Skip to content
Feb 2 / John

Pray Twice

Martin Luther, the great Protestant Reformer, was the first person to promote “congregational singing”.  If “one sings diligently and with skill and application”, wrote Luther reflecting on the spiritual qualities of singing, “then music makes you good and puts you at peace with yourself, with others, and with God… by providing you a vision of beauty, driving away evil, and making you happy.

Luther believed that as you sing (as the old saying goes) “you pray twice”. He knew that because people easily remember songs, they can easily remember the biblical messages the songs convey.  Luther made sure people remembered by using familiar ballads – – drinking songs from taverns and lullabies hummed to children! Luther took tunes from common life and used them as vehicles to move people to a relationship with God. The established church was shocked! They protested he was cheapening the faith.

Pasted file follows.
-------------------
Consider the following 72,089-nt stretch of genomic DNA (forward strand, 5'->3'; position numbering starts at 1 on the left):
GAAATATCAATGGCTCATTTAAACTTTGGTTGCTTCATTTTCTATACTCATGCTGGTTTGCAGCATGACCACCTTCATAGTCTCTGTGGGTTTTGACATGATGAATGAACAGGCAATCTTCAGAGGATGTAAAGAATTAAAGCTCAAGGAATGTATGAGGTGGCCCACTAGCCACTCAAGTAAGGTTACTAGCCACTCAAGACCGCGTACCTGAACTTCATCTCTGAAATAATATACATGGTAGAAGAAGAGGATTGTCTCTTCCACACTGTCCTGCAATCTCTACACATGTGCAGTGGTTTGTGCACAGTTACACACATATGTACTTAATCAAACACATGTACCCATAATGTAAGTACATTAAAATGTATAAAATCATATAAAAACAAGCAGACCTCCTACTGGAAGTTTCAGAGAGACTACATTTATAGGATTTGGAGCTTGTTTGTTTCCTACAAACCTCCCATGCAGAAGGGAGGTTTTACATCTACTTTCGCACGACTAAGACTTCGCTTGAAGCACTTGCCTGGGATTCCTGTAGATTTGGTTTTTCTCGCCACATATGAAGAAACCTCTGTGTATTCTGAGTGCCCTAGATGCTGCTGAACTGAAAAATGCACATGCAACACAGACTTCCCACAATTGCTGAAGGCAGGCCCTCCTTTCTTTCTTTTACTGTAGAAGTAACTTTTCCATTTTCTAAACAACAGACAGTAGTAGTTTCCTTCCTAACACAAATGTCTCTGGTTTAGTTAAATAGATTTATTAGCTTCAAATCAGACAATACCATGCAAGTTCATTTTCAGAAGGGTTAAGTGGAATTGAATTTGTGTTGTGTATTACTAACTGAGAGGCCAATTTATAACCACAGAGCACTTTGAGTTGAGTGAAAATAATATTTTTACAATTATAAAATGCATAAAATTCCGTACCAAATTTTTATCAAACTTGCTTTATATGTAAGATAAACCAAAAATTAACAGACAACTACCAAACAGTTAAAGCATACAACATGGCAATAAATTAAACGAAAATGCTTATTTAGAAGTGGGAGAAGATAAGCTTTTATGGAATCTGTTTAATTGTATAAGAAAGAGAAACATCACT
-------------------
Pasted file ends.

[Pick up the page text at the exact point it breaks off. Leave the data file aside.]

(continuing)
The sobering fact was Martin Luther needed a creative way to teach his vast membership that was illiterate. Without knowledge of the faith, Luther believed, his movement would quickly die; he was one generation away from the end of Christianity.

Statistics show that in Massachusetts (on any Sunday) only 17% of people attend any organized form of worship – Church, Synagogue, Cathedral, Home-Church, etc. For all extents and purposes, 83% of our population is illiterate when it comes to understanding the Christian faith, or, any faith!  Are we again one generation away from oblivion?

When we think of a well-rounded education, do we understand how important it is to give our children (and ourselves) a deep and meaningful understanding of faith and spirituality?  Are we raising spiritual children to fully embrace and contemplate life?

As we turn our calendars to February, we approach Lent – – a special time of spiritual reflection and preparation where we set the tyranny of life aside and recover our faith. Come, worship, sing songs, i.e. ‘pray twice’, and remember the faith of Jesus Christ.

Rev. John Hughes, February 2012